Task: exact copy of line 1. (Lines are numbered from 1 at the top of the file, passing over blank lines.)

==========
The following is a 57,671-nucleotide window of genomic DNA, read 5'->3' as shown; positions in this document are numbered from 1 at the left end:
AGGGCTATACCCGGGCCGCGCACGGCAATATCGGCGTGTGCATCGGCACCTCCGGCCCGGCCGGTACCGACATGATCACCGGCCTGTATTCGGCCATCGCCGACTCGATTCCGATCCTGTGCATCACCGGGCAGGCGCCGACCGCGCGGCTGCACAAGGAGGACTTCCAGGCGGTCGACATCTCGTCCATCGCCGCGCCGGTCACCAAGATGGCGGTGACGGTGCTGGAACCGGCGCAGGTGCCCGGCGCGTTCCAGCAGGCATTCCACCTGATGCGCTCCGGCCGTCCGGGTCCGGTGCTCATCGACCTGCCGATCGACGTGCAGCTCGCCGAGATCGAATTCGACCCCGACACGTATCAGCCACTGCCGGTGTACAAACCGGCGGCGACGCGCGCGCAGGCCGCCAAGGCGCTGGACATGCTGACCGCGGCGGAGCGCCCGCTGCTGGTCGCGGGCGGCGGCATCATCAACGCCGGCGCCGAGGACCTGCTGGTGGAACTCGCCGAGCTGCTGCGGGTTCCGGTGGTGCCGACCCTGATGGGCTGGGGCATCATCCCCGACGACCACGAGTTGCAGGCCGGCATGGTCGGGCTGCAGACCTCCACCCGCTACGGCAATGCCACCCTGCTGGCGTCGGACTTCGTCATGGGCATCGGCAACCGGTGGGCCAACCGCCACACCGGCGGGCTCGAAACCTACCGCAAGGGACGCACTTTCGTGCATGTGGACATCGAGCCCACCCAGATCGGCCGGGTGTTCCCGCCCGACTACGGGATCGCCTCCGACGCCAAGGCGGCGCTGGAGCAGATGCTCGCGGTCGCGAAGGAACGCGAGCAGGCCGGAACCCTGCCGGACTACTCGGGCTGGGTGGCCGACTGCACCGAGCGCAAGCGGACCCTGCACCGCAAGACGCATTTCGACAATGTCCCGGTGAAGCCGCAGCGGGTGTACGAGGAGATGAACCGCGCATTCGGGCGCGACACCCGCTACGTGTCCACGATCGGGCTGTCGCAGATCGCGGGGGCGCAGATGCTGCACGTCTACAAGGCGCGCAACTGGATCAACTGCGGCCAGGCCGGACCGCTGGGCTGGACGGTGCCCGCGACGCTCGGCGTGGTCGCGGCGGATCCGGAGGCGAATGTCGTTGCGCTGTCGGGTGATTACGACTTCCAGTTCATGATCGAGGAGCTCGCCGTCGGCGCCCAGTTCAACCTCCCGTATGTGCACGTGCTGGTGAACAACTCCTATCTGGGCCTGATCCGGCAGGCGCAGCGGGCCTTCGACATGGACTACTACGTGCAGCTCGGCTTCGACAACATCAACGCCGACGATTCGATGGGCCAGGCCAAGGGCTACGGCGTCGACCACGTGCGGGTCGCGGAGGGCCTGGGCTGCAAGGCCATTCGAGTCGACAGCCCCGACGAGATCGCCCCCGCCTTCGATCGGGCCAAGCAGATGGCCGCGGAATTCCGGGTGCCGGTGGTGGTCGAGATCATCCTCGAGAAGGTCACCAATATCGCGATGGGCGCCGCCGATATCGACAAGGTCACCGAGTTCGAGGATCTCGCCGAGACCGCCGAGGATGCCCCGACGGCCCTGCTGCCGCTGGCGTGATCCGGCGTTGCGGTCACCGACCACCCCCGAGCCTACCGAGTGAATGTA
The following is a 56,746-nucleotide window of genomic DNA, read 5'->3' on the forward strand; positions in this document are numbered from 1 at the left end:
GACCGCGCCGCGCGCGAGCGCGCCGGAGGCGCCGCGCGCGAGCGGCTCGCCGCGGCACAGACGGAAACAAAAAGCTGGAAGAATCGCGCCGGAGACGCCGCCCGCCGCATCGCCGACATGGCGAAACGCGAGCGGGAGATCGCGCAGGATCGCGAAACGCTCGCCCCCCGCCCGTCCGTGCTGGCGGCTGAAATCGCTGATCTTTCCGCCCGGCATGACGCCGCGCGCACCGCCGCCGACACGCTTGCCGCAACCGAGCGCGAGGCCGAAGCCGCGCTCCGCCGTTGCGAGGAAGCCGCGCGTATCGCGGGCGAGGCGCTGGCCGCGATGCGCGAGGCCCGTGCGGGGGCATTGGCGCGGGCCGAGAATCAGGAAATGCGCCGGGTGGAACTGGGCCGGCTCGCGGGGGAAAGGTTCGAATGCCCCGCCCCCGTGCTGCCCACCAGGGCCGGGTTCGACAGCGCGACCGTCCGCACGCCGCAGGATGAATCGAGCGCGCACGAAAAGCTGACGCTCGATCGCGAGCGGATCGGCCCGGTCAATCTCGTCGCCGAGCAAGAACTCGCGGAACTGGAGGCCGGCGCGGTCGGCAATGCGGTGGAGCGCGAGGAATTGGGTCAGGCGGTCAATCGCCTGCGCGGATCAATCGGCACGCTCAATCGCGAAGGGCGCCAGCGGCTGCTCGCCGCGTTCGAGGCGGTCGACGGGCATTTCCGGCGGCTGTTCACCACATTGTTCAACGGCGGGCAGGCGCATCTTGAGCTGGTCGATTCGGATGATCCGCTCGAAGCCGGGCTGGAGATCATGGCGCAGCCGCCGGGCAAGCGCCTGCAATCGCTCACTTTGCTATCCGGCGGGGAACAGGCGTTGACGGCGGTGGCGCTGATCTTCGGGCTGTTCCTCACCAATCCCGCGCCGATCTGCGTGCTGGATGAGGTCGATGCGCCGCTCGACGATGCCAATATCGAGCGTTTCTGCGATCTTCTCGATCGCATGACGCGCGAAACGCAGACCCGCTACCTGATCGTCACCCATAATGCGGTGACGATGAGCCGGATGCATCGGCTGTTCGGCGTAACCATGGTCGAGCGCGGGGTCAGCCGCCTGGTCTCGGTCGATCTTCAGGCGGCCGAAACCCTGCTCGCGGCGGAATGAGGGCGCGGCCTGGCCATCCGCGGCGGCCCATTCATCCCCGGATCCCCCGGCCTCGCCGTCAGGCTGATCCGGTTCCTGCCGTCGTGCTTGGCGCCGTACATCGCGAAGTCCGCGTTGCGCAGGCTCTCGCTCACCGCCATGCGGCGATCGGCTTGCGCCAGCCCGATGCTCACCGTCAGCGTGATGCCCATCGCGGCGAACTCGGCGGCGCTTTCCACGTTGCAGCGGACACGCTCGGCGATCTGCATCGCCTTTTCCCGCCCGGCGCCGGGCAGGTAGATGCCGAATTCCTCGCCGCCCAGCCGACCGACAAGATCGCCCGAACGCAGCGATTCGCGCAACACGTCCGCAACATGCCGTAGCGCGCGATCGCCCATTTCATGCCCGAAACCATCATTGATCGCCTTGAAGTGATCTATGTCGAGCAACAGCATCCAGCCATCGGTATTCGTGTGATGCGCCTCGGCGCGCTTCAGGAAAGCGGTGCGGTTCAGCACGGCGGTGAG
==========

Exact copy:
The following is a 57,671-nucleotide window of genomic DNA, read 5'->3' as shown; positions in this document are numbered from 1 at the left end: